US prosecutors plan corruption retrial for ex-Los Angeles county sheriff
Lee Baca announces his retirement during a news conference at Los Angeles County Sheriff's headquarters in Monterey Park, California, U.S., January 7, 2014. REUTERS/Kevork Djansezian/FIle Photo

Federal prosecutors have decided to retry former Los Angeles County Sheriff Lee Baca on obstruction of justice and conspiracy charges that left a jury deadlocked last month, a spokesman for the U.S. Attorney said on Tuesday.

Baca, 74, is suffering from the early stages of Alzheimer's disease and stands accused of trying to thwart a federal corruption probe that overshadowed the final years of his tenure as chief custodian of the country's largest county jail system.

The initial prosecution of Baca ended in a mistrial on Dec. 22 when jurors informed U.S. District Judge Percy Anderson they were unable to reach a unanimous verdict on two charges - obstruction of justice and conspiracy to obstruct justice.

Jurors said afterward that the 12-member panel had split 11-1 in favor of acquittal.

After prosecutors announced their retrial intentions at a hearing on Tuesday, the judge scheduled opening statements to begin anew on Feb. 21, said Thom Mrozek, a spokesman for the U.S. Attorney's Office.

The judge also granted a prosecution request to fold in a separate, additional charge of lying to federal investigators, for which a separate trial was had been planned because Baca's lawyers wanted to raise his dementia as a defense. Prosecutors previously had insisted that mental health experts called by the defense could prejudice the jury in Baca's favor.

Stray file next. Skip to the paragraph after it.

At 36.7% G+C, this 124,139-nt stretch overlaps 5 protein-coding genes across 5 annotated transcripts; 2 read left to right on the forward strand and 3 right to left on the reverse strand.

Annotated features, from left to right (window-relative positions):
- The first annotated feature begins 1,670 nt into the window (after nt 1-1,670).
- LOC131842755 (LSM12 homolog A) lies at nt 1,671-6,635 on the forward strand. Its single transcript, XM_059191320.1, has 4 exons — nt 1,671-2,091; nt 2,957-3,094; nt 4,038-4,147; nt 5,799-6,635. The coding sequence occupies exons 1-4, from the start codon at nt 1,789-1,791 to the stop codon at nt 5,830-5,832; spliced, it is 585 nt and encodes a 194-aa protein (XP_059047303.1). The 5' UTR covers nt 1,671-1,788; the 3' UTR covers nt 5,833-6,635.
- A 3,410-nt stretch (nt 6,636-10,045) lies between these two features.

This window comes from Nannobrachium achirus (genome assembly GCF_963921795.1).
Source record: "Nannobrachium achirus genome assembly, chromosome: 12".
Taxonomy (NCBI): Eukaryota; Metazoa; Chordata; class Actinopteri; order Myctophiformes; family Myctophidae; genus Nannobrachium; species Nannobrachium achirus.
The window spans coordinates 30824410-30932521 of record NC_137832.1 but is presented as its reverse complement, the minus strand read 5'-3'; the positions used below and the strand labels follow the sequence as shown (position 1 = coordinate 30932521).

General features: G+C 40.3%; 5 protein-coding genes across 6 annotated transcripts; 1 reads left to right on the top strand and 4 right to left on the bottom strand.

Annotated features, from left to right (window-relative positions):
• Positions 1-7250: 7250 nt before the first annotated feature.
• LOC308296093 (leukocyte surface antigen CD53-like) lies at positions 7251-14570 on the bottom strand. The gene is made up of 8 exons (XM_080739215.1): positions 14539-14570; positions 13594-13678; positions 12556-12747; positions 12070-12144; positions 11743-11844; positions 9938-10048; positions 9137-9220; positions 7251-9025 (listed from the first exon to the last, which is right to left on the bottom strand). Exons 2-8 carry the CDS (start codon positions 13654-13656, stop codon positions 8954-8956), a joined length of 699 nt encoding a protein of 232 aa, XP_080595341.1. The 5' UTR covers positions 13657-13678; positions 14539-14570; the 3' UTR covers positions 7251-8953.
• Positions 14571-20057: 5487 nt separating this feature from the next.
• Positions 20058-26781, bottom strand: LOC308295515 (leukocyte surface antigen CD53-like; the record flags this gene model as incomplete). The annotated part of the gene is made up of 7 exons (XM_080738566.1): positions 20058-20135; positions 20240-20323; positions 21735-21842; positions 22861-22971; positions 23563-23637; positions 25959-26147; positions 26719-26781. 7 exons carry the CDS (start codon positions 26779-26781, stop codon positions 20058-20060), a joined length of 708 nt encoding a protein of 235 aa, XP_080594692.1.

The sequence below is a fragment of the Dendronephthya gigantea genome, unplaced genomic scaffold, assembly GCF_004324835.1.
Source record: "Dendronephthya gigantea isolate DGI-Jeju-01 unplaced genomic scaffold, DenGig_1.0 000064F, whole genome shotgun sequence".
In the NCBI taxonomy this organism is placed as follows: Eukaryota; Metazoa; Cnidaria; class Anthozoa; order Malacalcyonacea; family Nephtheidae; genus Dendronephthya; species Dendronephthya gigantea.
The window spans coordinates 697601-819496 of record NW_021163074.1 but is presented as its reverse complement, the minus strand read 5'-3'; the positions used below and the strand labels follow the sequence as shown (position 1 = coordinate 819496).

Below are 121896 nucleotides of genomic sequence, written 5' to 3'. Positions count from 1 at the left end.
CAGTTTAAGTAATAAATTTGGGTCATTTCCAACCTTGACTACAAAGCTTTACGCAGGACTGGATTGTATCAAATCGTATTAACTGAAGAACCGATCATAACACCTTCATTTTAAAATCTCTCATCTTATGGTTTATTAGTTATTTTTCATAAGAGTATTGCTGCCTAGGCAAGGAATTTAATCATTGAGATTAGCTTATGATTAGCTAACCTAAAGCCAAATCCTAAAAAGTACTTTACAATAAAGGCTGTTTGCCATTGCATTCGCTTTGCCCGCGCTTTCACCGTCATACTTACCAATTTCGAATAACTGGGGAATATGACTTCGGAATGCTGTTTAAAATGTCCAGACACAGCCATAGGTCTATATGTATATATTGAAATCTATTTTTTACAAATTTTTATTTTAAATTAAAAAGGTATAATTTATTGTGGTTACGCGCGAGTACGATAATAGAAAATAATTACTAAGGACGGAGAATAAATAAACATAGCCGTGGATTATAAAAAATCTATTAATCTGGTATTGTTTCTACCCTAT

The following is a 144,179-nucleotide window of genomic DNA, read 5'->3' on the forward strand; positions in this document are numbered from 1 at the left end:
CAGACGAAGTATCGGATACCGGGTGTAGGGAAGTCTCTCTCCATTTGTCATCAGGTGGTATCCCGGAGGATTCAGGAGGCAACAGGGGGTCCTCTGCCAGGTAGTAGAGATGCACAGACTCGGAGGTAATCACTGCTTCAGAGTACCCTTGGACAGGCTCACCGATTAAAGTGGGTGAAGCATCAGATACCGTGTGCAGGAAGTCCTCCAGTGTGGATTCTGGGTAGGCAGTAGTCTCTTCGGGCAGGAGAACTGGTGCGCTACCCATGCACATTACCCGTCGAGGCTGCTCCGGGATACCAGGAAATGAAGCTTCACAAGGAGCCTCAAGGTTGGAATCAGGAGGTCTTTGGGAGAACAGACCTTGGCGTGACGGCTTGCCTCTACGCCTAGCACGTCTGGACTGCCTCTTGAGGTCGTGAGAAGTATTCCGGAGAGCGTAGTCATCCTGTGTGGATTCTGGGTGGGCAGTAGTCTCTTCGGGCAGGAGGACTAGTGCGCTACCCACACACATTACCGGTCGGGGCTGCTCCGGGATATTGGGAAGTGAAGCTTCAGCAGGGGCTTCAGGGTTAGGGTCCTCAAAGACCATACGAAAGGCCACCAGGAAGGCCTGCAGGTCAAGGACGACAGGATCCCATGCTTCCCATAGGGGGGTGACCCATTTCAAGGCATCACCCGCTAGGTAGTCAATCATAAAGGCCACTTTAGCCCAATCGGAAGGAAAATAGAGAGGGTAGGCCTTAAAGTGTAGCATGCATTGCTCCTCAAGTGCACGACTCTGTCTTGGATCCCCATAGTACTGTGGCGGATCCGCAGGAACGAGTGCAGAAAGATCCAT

The retrial proceedings will now encompass all three charges, which carry a maximum penalty of 20 years in prison.

Defense attorney Nathan Hochman accused the government of backtracking on its earlier decision to split the case in two.

"Sheriff Baca was prepared to have these three counts tried together in the first trial and looks forward to having them tried together in the second trial," Hochman told Reuters by phone.

Baca pleaded guilty last February to the false statement charge, but withdrew his plea in August after Anderson ruled that the six-month prison term prosecutors recommended as part of that plea deal was too lenient.

The case stems from a wide-ranging federal investigation of inmate abuse by sheriff's deputies and other wrongdoing, including coverup attempts, at two downtown Los Angeles jails. Baca retired in 2014 in the midst of the corruption probe, which has led to 17 convictions.

His defense has contended that Baca was unaware of efforts inside his department to impede the investigation, and that his former second-in-command, Paul Tanaka, was to blame. Tanaka is currently serving a five-year sentence for his role in the case.

(Reporting by Alex Dobuzinskis; editing by Steve Gorman, G Crosse)